For those of you who keep track of such things, the Fedora Project’s naming convention is somewhat unique. Fedora doesn’t take a character from the famous Pixar movie “Toy Story,” as Debian does, or have the distro’s space-traveling master of all he surveys unite an adjective and an animal both starting with the same letter, as Ubuntu does. No, Fedora puts a little more effort into the name choice for each release; an effort that can sometimes border on performance art when debated publicly among those in the community.
The formula is simple: “$CURRENT_NAME is a ______ and so is $NEXT_NAME.” A history of the names can be found here.
So this formula has produced some interesting names. Fedora Core 5’s Bordeaux — a wine region in France, but also a comic book character — begat Fedora Core 6’s Zod, another comic book character. One of my favorites is Fedora 11’s Leonidas — which comes from Fedora 10’s Cambridge (Cambridge is a ship in the Navy, and so is Leonidas) — because it allowed some fun with the name with “300” memes. Ubuntu? THIS! IS! FEDORA!
As an aside, it’s unfortunate that Barona was not chosen as the Fedora 16 name, which would lend itself to rewriting the lyrics to The Knack’s “My Sharona.” Such are the things that go into consideration in Fedora circles regarding what name to choose in the ranked voting.
There was a huge effort to bestow Beefy Miracle as the Fedora 16 name, to the point where T-shirts and sites abounded. As noted here and elsewhere, I was not fond of that name, which didn’t come from an A-is-a-(blank)-and-so-is-B formula as much as it came from an algorithm based on the Fedora 15 name, Lovelock (not exactly a barnburner either). The problem wasn’t the formula so much as the name, arguably, lent itself to painting a target on the distro for merciless derision in the FOSS world. However, with all the effort that went into promoting the name and with what it meant to those who pursued it — hell, it’s only a name that never gets remembered anyway — I gave it the highest rank in votes anyway in a field of candidates (Barona excluded) that seemed to be so weak as to ensure Beefy Miracle’s success.
So I waited for Fedora 16 Beefy Miracle.
Well, guess what? The Fedora world woke up this morning to the results of the naming vote to a shocker. Beefy Miracle finished second in the polling to Verne — not Jim Varney’s off-screen buddy (who I believe doesn’t have the tailing e at the end of his name), but Jules Verne, the science fiction writer and futurist. Therein lies the connection: James Lovelock is a futurist, and so is — or was — Jules Verne (never mind MY futurist, Marshall McLuhan not making the ballot, despite celebrating his centennial year this year as well as coining the phrase “the global village”).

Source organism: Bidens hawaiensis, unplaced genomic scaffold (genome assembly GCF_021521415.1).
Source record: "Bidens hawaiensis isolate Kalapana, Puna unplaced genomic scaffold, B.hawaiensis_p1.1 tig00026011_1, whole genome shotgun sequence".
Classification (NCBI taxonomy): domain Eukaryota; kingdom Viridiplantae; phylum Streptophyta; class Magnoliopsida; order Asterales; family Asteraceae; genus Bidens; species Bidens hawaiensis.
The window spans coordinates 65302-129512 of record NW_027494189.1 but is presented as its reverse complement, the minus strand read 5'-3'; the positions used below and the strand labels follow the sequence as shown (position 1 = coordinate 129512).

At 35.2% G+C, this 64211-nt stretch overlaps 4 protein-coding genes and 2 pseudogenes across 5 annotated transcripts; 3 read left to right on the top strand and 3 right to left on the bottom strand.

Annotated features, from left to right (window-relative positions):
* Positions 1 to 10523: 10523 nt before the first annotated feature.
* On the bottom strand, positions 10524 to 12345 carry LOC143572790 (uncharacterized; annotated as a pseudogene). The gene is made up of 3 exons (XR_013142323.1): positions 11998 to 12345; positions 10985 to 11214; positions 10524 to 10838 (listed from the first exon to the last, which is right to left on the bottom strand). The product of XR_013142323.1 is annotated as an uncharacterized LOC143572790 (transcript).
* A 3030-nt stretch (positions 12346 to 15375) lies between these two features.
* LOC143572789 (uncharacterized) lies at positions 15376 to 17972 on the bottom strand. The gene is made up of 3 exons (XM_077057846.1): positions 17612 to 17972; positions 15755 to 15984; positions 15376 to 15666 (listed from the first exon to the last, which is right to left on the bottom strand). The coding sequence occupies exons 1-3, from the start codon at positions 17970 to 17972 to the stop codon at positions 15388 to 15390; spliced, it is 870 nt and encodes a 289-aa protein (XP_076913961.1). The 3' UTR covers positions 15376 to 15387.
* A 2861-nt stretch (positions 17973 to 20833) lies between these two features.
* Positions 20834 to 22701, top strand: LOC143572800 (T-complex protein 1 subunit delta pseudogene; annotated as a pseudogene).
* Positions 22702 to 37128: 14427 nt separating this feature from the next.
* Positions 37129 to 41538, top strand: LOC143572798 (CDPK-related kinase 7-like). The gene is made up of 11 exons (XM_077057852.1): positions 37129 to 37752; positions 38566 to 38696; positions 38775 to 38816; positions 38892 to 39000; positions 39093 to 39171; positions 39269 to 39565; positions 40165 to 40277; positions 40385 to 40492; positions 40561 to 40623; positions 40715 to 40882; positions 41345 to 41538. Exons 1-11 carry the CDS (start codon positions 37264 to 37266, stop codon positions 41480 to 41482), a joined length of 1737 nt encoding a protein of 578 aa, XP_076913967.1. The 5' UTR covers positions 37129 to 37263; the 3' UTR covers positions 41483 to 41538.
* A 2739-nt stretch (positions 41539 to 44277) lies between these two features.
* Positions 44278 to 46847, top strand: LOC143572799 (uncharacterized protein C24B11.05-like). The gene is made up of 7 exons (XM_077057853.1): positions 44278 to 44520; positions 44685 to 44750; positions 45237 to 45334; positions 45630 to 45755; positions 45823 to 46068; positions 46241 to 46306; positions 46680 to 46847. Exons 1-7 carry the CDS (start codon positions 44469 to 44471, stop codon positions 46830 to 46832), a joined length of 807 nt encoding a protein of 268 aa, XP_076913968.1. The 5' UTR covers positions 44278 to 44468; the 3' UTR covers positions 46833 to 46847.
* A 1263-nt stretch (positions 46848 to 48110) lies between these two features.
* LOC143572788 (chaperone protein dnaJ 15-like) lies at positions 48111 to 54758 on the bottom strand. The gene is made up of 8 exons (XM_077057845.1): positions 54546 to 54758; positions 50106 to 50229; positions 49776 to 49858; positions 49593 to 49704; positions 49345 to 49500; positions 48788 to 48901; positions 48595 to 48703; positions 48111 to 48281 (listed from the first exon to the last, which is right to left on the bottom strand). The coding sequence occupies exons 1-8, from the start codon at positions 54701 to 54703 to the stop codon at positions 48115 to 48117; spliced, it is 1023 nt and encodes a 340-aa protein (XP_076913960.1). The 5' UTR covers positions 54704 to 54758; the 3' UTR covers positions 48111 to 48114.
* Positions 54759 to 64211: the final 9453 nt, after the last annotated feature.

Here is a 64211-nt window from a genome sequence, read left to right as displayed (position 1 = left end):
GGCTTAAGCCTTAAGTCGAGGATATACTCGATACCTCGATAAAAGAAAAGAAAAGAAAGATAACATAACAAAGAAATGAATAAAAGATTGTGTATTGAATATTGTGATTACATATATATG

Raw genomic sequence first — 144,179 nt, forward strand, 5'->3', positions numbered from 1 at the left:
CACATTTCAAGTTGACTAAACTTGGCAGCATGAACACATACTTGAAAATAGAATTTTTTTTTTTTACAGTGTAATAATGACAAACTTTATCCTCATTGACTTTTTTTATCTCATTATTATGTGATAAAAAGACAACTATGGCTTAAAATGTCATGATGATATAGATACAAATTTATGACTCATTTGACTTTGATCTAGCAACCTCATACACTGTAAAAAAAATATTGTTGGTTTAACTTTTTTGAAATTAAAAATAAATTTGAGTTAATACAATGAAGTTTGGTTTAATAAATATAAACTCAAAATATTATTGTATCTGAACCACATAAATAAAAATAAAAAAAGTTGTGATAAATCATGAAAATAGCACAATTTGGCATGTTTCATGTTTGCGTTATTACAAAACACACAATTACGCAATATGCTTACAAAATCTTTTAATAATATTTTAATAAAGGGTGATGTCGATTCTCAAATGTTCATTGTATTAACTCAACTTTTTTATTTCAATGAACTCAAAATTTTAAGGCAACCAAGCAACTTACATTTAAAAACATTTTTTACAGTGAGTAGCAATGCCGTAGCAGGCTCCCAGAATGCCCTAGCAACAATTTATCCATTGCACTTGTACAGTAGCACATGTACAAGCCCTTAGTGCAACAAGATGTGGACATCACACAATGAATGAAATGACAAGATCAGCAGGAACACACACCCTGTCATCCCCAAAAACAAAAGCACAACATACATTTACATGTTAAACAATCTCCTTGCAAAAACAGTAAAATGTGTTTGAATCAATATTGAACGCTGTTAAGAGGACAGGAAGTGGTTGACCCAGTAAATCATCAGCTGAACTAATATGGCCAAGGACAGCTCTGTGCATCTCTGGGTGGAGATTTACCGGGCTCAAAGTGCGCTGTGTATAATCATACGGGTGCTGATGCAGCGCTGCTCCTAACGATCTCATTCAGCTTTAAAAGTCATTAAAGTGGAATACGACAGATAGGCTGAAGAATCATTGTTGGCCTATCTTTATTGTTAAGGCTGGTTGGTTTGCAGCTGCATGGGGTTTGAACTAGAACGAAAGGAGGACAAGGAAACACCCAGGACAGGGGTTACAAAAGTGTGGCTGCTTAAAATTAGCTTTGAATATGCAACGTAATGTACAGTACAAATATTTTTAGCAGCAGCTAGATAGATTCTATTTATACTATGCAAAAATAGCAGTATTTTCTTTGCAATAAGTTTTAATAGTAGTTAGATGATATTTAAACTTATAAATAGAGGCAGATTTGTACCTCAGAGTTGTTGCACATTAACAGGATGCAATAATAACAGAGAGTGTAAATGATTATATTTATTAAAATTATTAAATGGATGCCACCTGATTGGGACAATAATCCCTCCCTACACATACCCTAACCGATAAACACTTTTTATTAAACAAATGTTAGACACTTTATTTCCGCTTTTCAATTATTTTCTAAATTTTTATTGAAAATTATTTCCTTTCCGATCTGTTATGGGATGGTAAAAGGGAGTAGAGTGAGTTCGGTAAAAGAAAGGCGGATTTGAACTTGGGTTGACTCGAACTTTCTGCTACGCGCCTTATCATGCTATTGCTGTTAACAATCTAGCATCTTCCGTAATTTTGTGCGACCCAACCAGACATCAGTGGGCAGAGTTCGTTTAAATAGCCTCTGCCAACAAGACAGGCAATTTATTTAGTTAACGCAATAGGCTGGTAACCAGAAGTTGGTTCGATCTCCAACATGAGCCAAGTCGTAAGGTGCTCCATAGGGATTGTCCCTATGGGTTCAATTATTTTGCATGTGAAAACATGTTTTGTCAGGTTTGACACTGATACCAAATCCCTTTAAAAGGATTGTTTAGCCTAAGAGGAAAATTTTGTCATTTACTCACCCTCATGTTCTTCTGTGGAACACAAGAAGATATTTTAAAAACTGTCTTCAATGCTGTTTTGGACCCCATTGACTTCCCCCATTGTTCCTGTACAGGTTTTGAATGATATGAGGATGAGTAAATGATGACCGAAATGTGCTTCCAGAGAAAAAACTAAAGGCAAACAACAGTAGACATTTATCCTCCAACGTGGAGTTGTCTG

Personally, I’m stunned. Everywhere you went in Fedora circles — and that would mostly include IRC channels, Beefy Miracle was collectively on the tips of everyone’s tongues and a lot of effort went into promoting the new “god” — but it was not to be. I truly thought that some approved candidates were left off the final ballot — Dusty, Talladega and others — to ensure Beefy Miracle’s success. The prospect that Fedora Activity Days at events would be called “Meat Ups” now falls by the wayside. There is no joy in Mudville.
Now I have to rework my presentations for Fedora 15 — the standard stump speech has a “what’s coming up in the next release” and part of that is explaining the naming convention and how we came up with the name for the following release. I feared the derisive laughter that, “Well, upcoming in Fedora 16, which is code-named Beefy Miracle . . . ,” and found a way to deliver it with some decorum. Now I don’t have a chance to do that.
It’s sad on various levels.
(Fedora ambassador Larry Cafiero runs Redwood Digital Research in Felton, California, and is an associate member of the Free Software Foundation. He is also one of the founders of the Lindependence Project.)